There’s increasing evidence push notifications can be linked to decreased productivity, poorer concentration levels, increased distraction, and even mood swings. But we need to consider whether there is any evidence that our brains are working harder to manage the frequent switches in attention.

One study of the brain waves of a group of individuals found that those who described themselves as heavy smartphone users were more sensitive to push notifications than ones who said they were light users.

After receiving a push notification, heavy users were found to be significantly worse at recovering their concentration on a task than lighter users. Although push notifications interrupted concentration for both groups, the heavy users took much longer to regain focus.

Frequent interruptions from your phone have also been found to lead to feelings of stress. This results from a sense of obligation to respond. Frequent smartphone interruptions are also associated with increased FOMO,  or the ‘fear of missing out.’

Furthermore, suppose you are the type of person that gets distracted by your phone after responding to a notification. In that case, any subsequent procrastination in returning to a task might also leave you with feelings of guilt or frustration.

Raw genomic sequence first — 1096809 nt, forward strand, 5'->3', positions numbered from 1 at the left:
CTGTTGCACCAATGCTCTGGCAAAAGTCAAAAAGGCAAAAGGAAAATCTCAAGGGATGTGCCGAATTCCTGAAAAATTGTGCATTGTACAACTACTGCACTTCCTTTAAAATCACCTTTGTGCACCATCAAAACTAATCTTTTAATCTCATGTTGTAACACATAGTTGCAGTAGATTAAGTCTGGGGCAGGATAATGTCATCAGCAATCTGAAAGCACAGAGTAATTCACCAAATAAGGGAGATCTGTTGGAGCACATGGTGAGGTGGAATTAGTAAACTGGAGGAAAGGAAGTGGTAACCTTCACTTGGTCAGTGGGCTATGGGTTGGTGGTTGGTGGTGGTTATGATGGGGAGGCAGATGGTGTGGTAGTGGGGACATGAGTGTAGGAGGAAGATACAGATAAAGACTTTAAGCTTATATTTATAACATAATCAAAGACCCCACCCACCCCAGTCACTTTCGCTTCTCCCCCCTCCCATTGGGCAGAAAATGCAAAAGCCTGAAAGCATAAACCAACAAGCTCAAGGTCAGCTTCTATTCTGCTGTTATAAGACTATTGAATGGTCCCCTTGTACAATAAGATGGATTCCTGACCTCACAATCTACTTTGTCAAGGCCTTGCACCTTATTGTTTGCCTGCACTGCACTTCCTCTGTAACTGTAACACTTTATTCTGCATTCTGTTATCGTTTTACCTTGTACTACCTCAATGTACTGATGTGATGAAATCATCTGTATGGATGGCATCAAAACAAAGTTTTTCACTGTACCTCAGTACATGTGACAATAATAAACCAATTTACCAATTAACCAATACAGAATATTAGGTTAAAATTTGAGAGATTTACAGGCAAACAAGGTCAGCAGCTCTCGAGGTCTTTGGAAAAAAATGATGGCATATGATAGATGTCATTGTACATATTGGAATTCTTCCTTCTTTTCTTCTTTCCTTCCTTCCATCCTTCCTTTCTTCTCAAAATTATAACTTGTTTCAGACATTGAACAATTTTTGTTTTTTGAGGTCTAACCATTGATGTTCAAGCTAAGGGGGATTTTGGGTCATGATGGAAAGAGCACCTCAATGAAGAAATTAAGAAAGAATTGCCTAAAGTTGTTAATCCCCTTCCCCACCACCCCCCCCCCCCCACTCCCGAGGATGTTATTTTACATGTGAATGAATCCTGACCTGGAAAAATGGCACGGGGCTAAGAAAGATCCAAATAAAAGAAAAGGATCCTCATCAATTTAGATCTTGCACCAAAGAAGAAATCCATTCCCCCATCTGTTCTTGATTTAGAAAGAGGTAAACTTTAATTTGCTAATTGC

There’s certainly evidence suggesting the longer you spend using your phone in unproductive ways, the lower you tend to rate your wellbeing.

How can I stop the ‘need’ to check my phone?

Switching your phone to silent will not instantly fix the problem, especially if you’re already a well-developed frequent checker.

What’s needed is a behavioral change, and that’s not easy to achieve. It can take several attempts to achieve a lasting difference. There are also some simple, practical steps that you can take to help the process along.

The first, and possibly the most obvious, step to take is to turn off all non-essential notifications.

In addition to this first step, here are some other things you might try to reduce the number of times you feel you ‘need’ to check your phone:

  • Charge your phone overnight in a different room than your bedroom. Notifications can prevent you from falling asleep and repeatedly rouse you from essential sleep throughout the night.
  • Interrupt the urge to check and actively decide if it will benefit you at that moment. For example, as you turn to reach for your phone, stop and ask yourself if this action is serving a particular purpose or simply creating a distraction
  • try the Pomodoro method to stay focused on a task. This involves breaking your concentration time into manageable chunks (for example, 25 minutes) and rewarding yourself with a short break (for instance, to check your phone) between chunks. You can then increase the length of time between rewards.

Stop checking your phone!

The long and short of it is that although you might feel compelled to check your phone repeatedly, it is likely that few notifications require your immediate attention.

Indeed, there are probably none or almost none that require you to turn your attention away from what you are currently engaged in.

Although the prospect of turning off notifications or even putting your phone on silent might horrify you, such feelings have to be offset against the benefits that might be attained from doing so. Give it a try – you might be surprised by the results.


Do you feel you spend too long on your phone? Are you easily distracted by notifications? Tell us more in the comments below.